| By Kevin Kohls |
Recently, the Gale team packed up and hit the road for Washington, D.C., for the annual meeting of the American Library Association (ALA). Bringing together librarians from all over the country and the world, the conference is always an invigorating experience where ideas are freely shared and collaboration is fostered.
During the day we at Gale worked our booth in the exhibition hall, demonstrating new resources like Gale Engage, Gale In Context: For Educators, and Digital Scholar Lab, and giving out hundreds of pairs of socks to eager librarians. Every day is a whirlwind experience that leaves you both tired and inspired.
In the evenings, we were lucky enough to see some of the amazing sites that the district has to offer and enjoy the company of customers and coworkers. One of our locales for evening festivities, however, was more unusual and interesting than the rest. That place was none other than Wok and Roll Karaoke.
Besides being a unique a karaoke bar and an ideal place for Gale employees to belt out greatest hits and deep cuts, Wok and Roll occupies the same building that once housed John Wilkes Booth and other confederate soldiers. Yes, you read that correctly.
In what is now Chinatown, just a few blocks from the convention center that held ALA, stands the Mary E. Surratt Boarding House. The house, owned by Mary Surratt from 1863 until her arrest and ultimate death by hanging in 1865, was a hotbed of Confederate conspiracy during the Civil War and after. Of course, I had to explore Gale Primary Sources to see what insights I could glean about this historic building, in which I sang Aerosmith’s “I Don’t Want to Miss a Thing” at the top of my lungs with my boss.
Unsurprisingly, searching Surratt Boarding House in the Gale Primary Sources cross-search returned a plethora of results. From Associated Press reports of the building’s sale in the 20th century to sensational stories of the Confederate conspiracy that took place there, the documentation of the Surratt Boarding House is extensive. Below are some of the things I found most interesting.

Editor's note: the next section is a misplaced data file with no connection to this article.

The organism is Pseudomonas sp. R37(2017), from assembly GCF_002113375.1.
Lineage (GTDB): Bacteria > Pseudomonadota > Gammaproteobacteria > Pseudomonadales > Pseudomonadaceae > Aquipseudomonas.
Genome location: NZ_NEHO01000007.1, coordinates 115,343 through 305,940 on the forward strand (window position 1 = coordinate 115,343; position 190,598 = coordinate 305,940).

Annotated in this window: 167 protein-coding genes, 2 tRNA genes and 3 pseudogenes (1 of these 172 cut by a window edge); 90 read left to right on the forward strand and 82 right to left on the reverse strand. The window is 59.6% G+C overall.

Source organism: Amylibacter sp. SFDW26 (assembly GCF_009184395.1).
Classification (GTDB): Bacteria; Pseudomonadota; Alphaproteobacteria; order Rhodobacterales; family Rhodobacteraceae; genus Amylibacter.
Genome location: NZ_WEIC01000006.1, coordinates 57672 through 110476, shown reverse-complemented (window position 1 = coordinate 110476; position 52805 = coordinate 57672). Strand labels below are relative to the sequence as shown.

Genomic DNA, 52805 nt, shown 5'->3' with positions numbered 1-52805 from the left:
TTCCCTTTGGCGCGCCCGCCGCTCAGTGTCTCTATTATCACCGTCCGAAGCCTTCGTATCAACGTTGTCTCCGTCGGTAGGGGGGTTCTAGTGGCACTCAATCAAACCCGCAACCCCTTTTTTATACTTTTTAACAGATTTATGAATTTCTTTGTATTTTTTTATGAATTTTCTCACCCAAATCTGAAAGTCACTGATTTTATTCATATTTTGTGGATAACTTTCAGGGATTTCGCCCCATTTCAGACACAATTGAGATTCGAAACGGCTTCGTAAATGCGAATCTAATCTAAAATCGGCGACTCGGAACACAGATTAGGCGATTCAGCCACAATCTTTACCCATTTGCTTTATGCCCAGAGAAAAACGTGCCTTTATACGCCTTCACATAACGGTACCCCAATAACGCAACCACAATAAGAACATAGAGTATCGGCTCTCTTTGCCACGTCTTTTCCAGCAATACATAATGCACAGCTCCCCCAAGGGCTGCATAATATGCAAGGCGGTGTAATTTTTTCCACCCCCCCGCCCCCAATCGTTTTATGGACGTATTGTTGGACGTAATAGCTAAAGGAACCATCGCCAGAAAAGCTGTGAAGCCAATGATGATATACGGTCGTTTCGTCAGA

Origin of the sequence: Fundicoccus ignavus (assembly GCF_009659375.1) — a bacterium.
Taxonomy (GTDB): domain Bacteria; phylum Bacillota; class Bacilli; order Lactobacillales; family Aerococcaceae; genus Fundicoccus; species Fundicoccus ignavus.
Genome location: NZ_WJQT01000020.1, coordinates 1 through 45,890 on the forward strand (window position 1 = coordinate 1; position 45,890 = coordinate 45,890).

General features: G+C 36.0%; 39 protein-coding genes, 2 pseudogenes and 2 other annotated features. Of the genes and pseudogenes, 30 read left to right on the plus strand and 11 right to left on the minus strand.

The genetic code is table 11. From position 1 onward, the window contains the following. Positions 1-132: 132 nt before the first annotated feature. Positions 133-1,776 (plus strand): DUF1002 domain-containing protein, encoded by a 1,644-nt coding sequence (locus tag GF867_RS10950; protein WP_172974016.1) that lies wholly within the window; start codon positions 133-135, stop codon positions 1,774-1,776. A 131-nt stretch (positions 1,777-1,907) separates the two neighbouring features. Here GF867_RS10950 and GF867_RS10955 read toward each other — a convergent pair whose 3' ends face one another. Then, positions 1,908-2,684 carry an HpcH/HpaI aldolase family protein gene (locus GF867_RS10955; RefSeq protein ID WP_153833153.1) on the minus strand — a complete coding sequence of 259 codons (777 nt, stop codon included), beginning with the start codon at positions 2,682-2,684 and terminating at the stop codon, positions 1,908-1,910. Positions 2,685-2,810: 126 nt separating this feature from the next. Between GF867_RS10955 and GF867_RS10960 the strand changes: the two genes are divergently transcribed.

Publishers: Moore, Wilstach & Baldwin, 1865. Crime, Punishment, and Popular Culture 1790-1920, http://link.galegroup.com/apps/doc/ARBHTR470382080/GDCS?u=gale&sid=GDCS&xid=ee284f18.
“Trial of John H. Surratt.” New Hampshire Statesman, 5 July 1867. Nineteenth Century U.S. Newspapers, http://link.galegroup.com/apps/doc/GT3016222120/GDCS?u=gale&sid=GDCS&xid=25e0636e.
Lawson, John Davison. American State Trials: A Collection of the Important and Interesting Criminal Trials Which Have Taken Place in the United States, from the Beginning of Our Government to the Present Day: With Notes and Annotations: John D. Lawson, LL.D. Editor. Vol. 8, F. H. Thomas Law Book Co., 1914-1927. Crime, Punishment, and Popular Culture 1790-1920, http://link.galegroup.com/apps/doc/JDPUMS148784513/GDCS?u=gale&sid=GDCS&xid=82c05484.
Washington, D. C., Bureau, News Dispatches, March 17-31, 1922. March 17-31, 1922. TS Washington D.C. Bureau at the Library of Congress: Washington, D.C. Bureau Records, 1915 – 1930 84; 2. Manuscript Division, Library of Congress. Associated Press Collections Online, http://link.galegroup.com/apps/doc/HKWTBL807503674/GDCS?u=gale&sid=GDCS&xid=88a17247.
“The Conspiracy Tracker June, 1985 Issue 17.” The Conspiracy Tracker, June 1985, p. 1+. Religions of America, http://link.galegroup.com/apps/doc/GOTOTH371634333/GDCS?u=gale&sid=GDCS&xid=0abcc0d6.
Learn more about the Gale Primary Sources cross-search experience and the collections used to create this post. Visit gale.com/primary-sources